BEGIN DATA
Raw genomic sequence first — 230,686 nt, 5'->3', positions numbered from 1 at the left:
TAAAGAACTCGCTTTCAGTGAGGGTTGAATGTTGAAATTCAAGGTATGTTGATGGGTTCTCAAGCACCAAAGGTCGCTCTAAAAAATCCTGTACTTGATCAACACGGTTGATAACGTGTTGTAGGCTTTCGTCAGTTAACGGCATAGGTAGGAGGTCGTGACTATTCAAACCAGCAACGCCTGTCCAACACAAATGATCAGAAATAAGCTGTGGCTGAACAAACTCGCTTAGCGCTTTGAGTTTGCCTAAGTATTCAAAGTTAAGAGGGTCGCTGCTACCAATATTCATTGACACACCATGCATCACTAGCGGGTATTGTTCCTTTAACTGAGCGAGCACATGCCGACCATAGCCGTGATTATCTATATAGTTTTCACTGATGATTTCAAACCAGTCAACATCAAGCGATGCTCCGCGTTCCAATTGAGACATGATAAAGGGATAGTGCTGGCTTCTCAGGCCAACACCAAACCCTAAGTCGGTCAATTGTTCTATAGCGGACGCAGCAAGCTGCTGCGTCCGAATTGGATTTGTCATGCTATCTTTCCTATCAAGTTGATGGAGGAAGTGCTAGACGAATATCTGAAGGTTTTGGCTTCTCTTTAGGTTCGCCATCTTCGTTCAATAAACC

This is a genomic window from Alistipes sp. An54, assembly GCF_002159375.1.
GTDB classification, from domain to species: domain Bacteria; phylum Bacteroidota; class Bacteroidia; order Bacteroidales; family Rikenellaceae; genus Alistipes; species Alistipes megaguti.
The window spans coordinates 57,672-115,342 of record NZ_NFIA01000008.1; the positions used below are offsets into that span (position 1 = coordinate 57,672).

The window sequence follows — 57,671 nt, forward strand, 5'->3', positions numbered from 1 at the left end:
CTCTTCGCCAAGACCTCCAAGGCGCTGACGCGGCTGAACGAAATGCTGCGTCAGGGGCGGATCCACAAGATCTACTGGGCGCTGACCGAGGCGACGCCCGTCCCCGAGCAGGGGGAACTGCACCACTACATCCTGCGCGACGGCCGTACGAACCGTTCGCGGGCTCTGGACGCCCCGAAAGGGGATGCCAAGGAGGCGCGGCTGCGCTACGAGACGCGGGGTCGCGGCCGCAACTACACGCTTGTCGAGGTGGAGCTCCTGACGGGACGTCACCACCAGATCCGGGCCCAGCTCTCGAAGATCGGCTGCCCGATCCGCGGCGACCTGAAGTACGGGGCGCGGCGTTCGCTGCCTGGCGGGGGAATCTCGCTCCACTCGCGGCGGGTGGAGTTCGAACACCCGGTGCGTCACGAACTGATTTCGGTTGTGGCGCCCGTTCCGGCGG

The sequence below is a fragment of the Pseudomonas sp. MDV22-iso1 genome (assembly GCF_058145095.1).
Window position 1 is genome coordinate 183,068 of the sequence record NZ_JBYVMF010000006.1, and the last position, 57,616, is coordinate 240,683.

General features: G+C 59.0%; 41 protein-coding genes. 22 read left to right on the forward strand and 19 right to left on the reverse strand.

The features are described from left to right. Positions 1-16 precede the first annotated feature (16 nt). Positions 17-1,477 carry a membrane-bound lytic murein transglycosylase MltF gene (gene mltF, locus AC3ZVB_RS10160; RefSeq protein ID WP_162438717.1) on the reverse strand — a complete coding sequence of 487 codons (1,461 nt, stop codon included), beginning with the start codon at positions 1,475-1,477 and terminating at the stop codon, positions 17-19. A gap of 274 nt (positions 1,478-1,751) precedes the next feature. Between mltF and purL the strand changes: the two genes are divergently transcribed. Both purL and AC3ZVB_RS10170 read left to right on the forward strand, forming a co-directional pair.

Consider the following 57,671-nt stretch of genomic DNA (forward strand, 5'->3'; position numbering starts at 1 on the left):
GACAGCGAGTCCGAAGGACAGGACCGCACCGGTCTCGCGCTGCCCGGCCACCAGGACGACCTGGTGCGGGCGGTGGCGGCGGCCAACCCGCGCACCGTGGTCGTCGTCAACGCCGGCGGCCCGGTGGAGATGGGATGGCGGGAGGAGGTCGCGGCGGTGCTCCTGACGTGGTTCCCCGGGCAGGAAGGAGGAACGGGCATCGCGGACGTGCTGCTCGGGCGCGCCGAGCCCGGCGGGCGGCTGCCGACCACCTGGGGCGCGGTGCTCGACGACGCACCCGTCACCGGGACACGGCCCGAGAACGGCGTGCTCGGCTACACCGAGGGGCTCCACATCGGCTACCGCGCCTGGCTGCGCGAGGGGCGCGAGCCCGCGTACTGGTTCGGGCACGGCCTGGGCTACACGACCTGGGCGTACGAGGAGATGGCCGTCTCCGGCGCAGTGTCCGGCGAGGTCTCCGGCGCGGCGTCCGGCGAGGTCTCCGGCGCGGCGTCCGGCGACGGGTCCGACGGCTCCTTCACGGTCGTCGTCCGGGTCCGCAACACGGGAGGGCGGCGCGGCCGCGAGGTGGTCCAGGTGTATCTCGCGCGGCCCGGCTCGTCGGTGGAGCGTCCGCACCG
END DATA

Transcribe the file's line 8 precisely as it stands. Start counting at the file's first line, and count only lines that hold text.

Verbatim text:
The sequence below is a fragment of the Pseudomonas sp. MDV22-iso1 genome (assembly GCF_058145095.1).